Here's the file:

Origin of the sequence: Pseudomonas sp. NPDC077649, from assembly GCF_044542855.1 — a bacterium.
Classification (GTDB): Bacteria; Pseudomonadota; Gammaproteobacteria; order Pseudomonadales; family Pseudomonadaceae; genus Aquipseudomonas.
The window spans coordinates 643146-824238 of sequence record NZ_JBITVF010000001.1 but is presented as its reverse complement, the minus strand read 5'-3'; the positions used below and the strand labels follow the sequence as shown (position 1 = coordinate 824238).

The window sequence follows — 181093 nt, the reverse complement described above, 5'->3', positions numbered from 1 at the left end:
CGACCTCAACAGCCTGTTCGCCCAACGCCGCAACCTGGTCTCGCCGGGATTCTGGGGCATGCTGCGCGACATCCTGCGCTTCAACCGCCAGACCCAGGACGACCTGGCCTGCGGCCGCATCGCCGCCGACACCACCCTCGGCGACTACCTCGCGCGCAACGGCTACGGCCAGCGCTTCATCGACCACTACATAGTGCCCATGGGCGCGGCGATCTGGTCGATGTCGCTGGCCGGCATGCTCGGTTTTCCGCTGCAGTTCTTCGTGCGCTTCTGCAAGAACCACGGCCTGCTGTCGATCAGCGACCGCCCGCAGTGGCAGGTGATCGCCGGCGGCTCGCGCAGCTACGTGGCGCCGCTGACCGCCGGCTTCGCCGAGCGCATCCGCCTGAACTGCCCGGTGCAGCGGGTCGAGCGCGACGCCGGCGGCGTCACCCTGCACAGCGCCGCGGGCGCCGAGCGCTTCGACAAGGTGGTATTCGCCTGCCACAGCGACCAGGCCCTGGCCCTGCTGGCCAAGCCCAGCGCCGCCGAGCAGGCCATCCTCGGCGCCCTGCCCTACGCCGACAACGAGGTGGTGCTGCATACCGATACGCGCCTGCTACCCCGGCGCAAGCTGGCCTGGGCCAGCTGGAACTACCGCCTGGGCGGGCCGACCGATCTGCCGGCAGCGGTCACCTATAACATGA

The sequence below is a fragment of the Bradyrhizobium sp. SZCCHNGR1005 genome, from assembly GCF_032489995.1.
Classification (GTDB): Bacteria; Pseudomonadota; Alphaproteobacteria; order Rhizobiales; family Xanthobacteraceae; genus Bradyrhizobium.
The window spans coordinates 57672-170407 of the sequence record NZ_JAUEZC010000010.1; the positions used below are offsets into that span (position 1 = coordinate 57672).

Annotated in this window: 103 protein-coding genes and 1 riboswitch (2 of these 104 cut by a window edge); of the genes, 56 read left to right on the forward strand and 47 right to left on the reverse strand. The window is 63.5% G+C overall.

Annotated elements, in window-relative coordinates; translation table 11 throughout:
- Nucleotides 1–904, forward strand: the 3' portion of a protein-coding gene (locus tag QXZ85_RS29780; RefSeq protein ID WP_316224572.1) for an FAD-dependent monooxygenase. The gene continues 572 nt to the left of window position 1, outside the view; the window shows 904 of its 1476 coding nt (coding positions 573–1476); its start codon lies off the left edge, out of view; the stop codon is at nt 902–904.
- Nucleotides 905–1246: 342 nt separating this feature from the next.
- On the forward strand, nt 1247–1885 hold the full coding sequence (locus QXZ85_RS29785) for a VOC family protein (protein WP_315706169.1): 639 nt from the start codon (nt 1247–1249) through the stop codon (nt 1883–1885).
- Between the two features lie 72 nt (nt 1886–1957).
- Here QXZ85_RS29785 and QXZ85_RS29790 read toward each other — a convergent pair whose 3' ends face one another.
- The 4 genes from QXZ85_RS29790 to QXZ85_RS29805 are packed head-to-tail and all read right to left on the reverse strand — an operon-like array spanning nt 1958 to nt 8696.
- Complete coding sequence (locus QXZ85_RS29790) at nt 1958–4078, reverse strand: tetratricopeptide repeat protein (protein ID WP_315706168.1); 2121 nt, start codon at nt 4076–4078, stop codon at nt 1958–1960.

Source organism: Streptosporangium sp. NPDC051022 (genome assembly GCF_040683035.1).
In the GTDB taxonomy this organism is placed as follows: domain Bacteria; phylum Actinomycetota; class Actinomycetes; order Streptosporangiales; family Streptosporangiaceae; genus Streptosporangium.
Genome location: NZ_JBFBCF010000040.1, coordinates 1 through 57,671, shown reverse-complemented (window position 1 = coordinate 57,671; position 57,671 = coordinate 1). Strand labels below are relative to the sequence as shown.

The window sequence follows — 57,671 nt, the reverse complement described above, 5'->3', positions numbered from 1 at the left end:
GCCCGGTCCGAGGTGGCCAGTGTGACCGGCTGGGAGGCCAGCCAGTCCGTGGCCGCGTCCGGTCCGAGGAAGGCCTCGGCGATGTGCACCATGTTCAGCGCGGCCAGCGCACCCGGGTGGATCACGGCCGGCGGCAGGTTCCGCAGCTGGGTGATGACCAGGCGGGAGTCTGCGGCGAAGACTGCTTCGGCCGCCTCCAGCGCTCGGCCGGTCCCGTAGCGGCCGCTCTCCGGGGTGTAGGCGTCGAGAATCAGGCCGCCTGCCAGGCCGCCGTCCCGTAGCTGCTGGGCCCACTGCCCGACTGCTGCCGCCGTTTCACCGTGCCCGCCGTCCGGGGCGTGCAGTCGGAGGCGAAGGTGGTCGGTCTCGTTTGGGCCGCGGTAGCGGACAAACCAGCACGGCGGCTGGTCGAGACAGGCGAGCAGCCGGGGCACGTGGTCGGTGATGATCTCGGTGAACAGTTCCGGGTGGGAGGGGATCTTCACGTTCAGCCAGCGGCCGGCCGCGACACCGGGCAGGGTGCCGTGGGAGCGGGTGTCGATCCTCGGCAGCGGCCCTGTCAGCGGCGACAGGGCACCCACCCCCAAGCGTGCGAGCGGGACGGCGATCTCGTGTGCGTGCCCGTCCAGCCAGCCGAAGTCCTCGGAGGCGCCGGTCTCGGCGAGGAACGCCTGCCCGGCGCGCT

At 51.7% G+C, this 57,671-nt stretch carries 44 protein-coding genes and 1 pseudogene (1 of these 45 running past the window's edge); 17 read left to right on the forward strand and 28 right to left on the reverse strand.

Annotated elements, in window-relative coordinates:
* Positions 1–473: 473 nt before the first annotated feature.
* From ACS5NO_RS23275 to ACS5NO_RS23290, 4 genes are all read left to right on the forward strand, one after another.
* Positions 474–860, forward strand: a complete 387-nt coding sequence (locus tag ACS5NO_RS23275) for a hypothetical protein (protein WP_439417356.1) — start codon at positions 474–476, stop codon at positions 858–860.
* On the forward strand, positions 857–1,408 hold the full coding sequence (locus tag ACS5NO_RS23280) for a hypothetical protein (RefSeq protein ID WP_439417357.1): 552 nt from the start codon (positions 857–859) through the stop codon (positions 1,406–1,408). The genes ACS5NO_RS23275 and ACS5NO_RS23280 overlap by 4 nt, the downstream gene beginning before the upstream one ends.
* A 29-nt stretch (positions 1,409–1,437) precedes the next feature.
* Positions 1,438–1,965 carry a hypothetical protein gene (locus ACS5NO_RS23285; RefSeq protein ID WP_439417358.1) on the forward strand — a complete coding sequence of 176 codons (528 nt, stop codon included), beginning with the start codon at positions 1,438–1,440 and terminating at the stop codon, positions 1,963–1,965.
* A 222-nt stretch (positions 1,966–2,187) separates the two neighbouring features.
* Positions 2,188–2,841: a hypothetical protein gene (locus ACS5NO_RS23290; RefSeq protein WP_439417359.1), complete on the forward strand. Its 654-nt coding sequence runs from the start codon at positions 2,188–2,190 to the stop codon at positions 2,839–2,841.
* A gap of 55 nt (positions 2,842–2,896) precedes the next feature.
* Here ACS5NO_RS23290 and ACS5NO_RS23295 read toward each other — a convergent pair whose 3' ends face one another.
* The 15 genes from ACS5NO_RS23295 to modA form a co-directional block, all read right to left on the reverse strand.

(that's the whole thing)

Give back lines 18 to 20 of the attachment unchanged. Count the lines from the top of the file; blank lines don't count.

Source organism: Streptosporangium sp. NPDC051022 (genome assembly GCF_040683035.1).
In the GTDB taxonomy this organism is placed as follows: domain Bacteria; phylum Actinomycetota; class Actinomycetes; order Streptosporangiales; family Streptosporangiaceae; genus Streptosporangium.
Genome location: NZ_JBFBCF010000040.1, coordinates 1 through 57,671, shown reverse-complemented (window position 1 = coordinate 57,671; position 57,671 = coordinate 1). Strand labels below are relative to the sequence as shown.